Sunday, July 16, 2017

11. The Killing Circle by Andrew Pyper

My wife had found this book and suggested I give it a read as her guinea pig.  I did so and polished it off in a few days (ah, vacation).  At first, I almost didn't make it through.  I was actually livid at times with the beginning of this book, which was overly-written and about just about the least interesting subject in Canada, the Toronto middle-aged, educated, urban white male.  It was educational, in that it confirmed a lot of my suspicions of this species from what I have read in the Globe and Mail and interacted with directly and indirectly over the years.  Nice fellows, great conversationalists and generally doing well in life, but just so unmanly and filled with anxiety about their unmanliness.  What is it with Toronto and being so scared about shit all the time?  They are almost as bad as Americans, who at least have guns and a fear-mongering media landscape that makes Canada look positively objective.  And the protagonist in The Killing Circle is the worst.  Guys wife dies and four years later still can't get over it at all.  And of course his only son is his most precious thing and he lives in constant fear that something is going to happen to him.  And there are lines like these:
It is a time in the city's history when everyone is pointing out the ways that Toronto is changing.  More construction, more new arrivals, more ways to make it and spend it. And more to fear.  The stories of random violence, home invasions, drive-bys, motiveless attacks.  But it's not just that.  It's not the threat that has always come from the them of our imagination, but from potentially anyone, even ourselves.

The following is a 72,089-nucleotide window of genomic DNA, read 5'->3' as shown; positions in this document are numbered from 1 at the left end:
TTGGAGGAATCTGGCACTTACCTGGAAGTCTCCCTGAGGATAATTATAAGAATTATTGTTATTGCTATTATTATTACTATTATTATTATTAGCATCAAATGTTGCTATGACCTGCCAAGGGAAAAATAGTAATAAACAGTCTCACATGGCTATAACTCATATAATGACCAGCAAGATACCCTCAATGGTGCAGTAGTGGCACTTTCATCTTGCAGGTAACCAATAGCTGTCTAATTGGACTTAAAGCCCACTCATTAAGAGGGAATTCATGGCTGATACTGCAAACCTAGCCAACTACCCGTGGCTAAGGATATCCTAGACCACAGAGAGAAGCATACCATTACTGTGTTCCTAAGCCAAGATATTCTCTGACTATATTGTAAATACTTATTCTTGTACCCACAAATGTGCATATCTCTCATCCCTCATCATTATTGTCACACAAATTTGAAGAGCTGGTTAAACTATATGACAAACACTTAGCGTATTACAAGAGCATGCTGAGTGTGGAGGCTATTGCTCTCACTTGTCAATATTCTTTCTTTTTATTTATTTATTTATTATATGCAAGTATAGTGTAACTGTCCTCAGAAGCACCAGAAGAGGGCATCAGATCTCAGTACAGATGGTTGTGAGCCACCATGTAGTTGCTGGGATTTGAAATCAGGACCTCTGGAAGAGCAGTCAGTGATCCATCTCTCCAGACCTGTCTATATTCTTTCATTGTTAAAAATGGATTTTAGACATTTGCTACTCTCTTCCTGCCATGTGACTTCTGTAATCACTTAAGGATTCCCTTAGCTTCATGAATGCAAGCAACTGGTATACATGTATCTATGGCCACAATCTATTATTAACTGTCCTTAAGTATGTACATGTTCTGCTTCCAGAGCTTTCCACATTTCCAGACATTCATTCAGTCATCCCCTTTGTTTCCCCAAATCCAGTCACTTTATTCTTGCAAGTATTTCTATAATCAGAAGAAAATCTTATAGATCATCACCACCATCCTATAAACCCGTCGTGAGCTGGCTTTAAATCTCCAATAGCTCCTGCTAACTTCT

This is not only laughably preposterous, but possibly even offensive.  Toronto was never a dangerous city and the 21st century wealth spurt of globalization has only made it safer.  (A white journalist with a house on Euclid street has no right to claim fear and in doing so basically trivializes the real fear that the poor and people of colour suffer from police brutality and social inequality, legitimized precisely by this vague, bourgeois fear).

This book also does the thing where quotidien activities and mundane locations are elevated to literary heights.  Ooh, exotic, Chinatown ("...whole roast pigs hanging in butcher's windows, their mouths gaping in surprise"), wow Kensington Market ("one of the last places in the city where one can feel a resistance to the onslaught of generic upgrading, of globalized sameness, of money.").  It's relentless and makes one wonder where the editor was.

After having read the entire book, I think I know the answer to that question.  Because once we get past all this faux-literary navel-gazing, the rest of the book is actually a pretty decent horror mystery/thriller with an effective premise, interesting characters and a compelling storyline.  Wimpy protagonist joins a writing circle led by a self-exiled author who fled the Toronto literary scene in the 60s after a controversial first novel.  Shit gets weird, people start getting murdered and it is all connected to the stories in the group.  As is my policy here, I won't give away anything that could ruin the mystery, which is tough in this case because it doesn't allow me to write more about the positive aspects of the book, which really is the last 3/4.  It's not my genre, but if you like macabre tales of modern horror, this could be your jam.  I was honestly quite scared at moments and definitely kept turning the page.